Many people have not been aware of the systemic racism that Black people face, due to their privilege to disengage. They have started to become more aware, however, as this summer has been a wakeup call for many. But we need people to move past awareness to actively make a difference. 

Our group’s call to action for allies was to understand that racism is more than just violent acts. Educate yourself and your friend/family groups on the systemic racism that Black people face and recognise your privilege to disengage – remembering that those who do not have that privilege deal with an extra emotional tax to simply exist, work, and live.

Colourism plays a role in society and opportunities

It is a form of prejudice or discrimination in which people who are usually members of the same race are treated differently based on the social implications that come with the cultural meanings attached to skin color. 

For example, a study showed that Black women deemed to have a lighter skin tone received more lenient prison sentences and served less time behind bars. Another example is the “paper bag” test, used to determine if someone is the “right” tone. This has a real impact on media representation and its support (or lack thereof) of dark-skinned Black people – specifically Black women. It’s important that we recognise the harsher, unfair treatment of people due to the darkness of the skin and how we must challenge ourselves and those around us. 

Racism isn’t always violent and aggressive; it’s a spectrum

Many people see racism as overtly violent actions such as police brutality or lynching – and it is very clearly those things, but it is also much more subtle and nuanced. The group shared examples of microaggressions, such as being viewed as “one of the good ones”, people commenting that their cultural norms such as celebrating someone after death were weird, and people making comments on hair or how people look.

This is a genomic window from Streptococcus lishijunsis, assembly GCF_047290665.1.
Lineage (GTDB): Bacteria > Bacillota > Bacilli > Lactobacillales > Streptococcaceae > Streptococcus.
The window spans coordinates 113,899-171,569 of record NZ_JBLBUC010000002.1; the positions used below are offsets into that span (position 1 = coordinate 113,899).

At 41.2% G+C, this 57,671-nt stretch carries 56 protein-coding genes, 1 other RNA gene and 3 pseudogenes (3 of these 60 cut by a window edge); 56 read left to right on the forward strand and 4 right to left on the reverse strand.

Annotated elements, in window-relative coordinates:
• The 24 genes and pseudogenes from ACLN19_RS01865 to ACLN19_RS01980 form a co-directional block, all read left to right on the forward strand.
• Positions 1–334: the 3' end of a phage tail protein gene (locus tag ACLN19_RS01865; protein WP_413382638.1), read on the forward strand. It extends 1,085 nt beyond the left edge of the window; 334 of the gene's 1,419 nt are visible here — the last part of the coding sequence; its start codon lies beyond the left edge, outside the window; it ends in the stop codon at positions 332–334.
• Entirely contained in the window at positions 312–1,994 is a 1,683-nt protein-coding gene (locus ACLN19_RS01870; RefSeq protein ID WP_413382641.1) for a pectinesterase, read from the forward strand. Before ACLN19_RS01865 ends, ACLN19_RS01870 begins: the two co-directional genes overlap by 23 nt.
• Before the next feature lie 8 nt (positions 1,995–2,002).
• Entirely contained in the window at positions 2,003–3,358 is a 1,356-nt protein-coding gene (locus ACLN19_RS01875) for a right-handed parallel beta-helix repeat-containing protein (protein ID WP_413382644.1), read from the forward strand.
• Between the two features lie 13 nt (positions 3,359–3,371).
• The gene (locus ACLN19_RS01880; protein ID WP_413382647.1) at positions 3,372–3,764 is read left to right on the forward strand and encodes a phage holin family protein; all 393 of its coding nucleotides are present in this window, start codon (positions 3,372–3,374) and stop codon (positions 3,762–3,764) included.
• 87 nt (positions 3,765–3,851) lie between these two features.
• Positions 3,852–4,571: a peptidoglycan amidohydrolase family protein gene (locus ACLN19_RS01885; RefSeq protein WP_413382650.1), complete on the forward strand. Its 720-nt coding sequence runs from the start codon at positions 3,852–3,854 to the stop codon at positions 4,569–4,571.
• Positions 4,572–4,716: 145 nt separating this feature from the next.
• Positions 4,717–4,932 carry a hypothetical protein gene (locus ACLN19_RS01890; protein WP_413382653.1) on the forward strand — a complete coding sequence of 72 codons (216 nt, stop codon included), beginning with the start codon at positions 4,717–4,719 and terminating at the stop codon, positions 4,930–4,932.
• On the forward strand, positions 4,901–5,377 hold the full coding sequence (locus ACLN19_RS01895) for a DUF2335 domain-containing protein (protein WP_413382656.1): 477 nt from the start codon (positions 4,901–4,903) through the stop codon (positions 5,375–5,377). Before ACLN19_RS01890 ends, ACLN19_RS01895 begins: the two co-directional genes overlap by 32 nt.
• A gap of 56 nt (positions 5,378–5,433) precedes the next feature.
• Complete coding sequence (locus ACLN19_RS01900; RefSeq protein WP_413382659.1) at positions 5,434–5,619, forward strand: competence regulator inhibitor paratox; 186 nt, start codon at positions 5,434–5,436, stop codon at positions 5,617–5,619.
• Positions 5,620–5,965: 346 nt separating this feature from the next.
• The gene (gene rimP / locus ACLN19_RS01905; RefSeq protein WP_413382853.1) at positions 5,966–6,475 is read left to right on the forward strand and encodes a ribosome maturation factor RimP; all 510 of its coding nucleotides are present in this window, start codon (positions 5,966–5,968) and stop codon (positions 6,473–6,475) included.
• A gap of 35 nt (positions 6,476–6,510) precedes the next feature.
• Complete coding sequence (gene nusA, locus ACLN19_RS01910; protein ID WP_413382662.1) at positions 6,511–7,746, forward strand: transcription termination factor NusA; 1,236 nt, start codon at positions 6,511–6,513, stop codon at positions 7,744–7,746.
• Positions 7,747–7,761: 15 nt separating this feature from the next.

The group asked everyone to really consider their role in being anti-racist, actively understanding the impact of these micro-aggressions on them – these comments do not have a “micro” effect on the people receiving them.

Celebrate yourself and those around you

Black History Month is a time of celebration as well as education and awareness. We asked each panelist who they were celebrating. 

Ebony Thomas performing WASHA by Mthuthuzeli
Ebony Thomas performing WASHA by Mthuthuzeli. Photo by Camilla Greenwell.

Varisse is celebrating her mother, who she said has had a huge impact on her life and continues to provide so much inspiration for her. Tony is celebrating Septimius Severus who was the first ever Black Roman emperor who helped strengthen Hadrian’s Wall. Rochelle is celebrating Ballet Black (a professional ballet company that celebrates dancers of Black and Asian descent). And Yvonne is celebrating herself as a champion of her own work, continuing to push herself and reach her own goals.

What’s next?

We will be continuing our regular monthly discussions on topics relating to Black people and specific Black issues, embedding training into all of Peakon’s employee lifecycles to ensure we are all being anti-racist, understanding the implications of all of our actions, and more. We have also started to share our roles on BYP Network’s job board, to help ensure we are reaching a diverse group of talented people. As we go on our DE&I journey, we will continue to share this progress with you all.

In the coming weeks, we will be sharing our first DE&I report, which will highlight our employee breakdowns, DE&I strategy, and the different areas of focus for all of us at Peakon. We are excited to go on this journey with you all and continue to prioritise inclusion in all that we do at Peakon.